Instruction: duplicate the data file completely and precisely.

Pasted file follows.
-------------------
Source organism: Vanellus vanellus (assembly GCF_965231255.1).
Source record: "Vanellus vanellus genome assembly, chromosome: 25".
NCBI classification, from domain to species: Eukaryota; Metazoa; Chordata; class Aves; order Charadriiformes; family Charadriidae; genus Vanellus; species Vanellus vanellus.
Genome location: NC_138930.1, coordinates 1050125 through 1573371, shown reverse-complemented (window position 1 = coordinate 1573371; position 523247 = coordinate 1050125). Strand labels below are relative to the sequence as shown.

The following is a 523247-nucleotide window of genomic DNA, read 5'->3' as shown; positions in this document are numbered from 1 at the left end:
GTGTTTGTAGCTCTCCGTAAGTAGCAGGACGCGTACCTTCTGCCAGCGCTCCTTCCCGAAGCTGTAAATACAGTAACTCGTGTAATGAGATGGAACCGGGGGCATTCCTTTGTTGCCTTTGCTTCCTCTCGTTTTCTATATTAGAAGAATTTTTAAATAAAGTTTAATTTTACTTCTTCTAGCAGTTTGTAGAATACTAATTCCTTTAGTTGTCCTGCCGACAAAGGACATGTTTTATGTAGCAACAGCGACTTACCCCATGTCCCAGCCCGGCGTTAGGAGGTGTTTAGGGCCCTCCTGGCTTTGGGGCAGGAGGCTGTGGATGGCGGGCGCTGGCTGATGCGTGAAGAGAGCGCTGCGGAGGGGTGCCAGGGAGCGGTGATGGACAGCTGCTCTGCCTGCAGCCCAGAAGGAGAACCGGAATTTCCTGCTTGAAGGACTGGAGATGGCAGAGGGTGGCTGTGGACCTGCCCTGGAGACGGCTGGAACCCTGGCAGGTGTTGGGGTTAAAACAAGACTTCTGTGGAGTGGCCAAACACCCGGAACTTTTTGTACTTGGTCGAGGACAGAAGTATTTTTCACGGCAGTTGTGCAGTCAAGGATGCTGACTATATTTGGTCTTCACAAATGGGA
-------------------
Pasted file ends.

Source organism: Vanellus vanellus (assembly GCF_965231255.1).
Source record: "Vanellus vanellus genome assembly, chromosome: 25".
NCBI classification, from domain to species: Eukaryota; Metazoa; Chordata; class Aves; order Charadriiformes; family Charadriidae; genus Vanellus; species Vanellus vanellus.
Genome location: NC_138930.1, coordinates 1050125 through 1573371, shown reverse-complemented (window position 1 = coordinate 1573371; position 523247 = coordinate 1050125). Strand labels below are relative to the sequence as shown.

The following is a 523247-nucleotide window of genomic DNA, read 5'->3' as shown; positions in this document are numbered from 1 at the left end:
GTGTTTGTAGCTCTCCGTAAGTAGCAGGACGCGTACCTTCTGCCAGCGCTCCTTCCCGAAGCTGTAAATACAGTAACTCGTGTAATGAGATGGAACCGGGGGCATTCCTTTGTTGCCTTTGCTTCCTCTCGTTTTCTATATTAGAAGAATTTTTAAATAAAGTTTAATTTTACTTCTTCTAGCAGTTTGTAGAATACTAATTCCTTTAGTTGTCCTGCCGACAAAGGACATGTTTTATGTAGCAACAGCGACTTACCCCATGTCCCAGCCCGGCGTTAGGAGGTGTTTAGGGCCCTCCTGGCTTTGGGGCAGGAGGCTGTGGATGGCGGGCGCTGGCTGATGCGTGAAGAGAGCGCTGCGGAGGGGTGCCAGGGAGCGGTGATGGACAGCTGCTCTGCCTGCAGCCCAGAAGGAGAACCGGAATTTCCTGCTTGAAGGACTGGAGATGGCAGAGGGTGGCTGTGGACCTGCCCTGGAGACGGCTGGAACCCTGGCAGGTGTTGGGGTTAAAACAAGACTTCTGTGGAGTGGCCAAACACCCGGAACTTTTTGTACTTGGTCGAGGACAGAAGTATTTTTCACGGCAGTTGTGCAGTCAAGGATGCTGACTATATTTGGTCTTCACAAATGGGA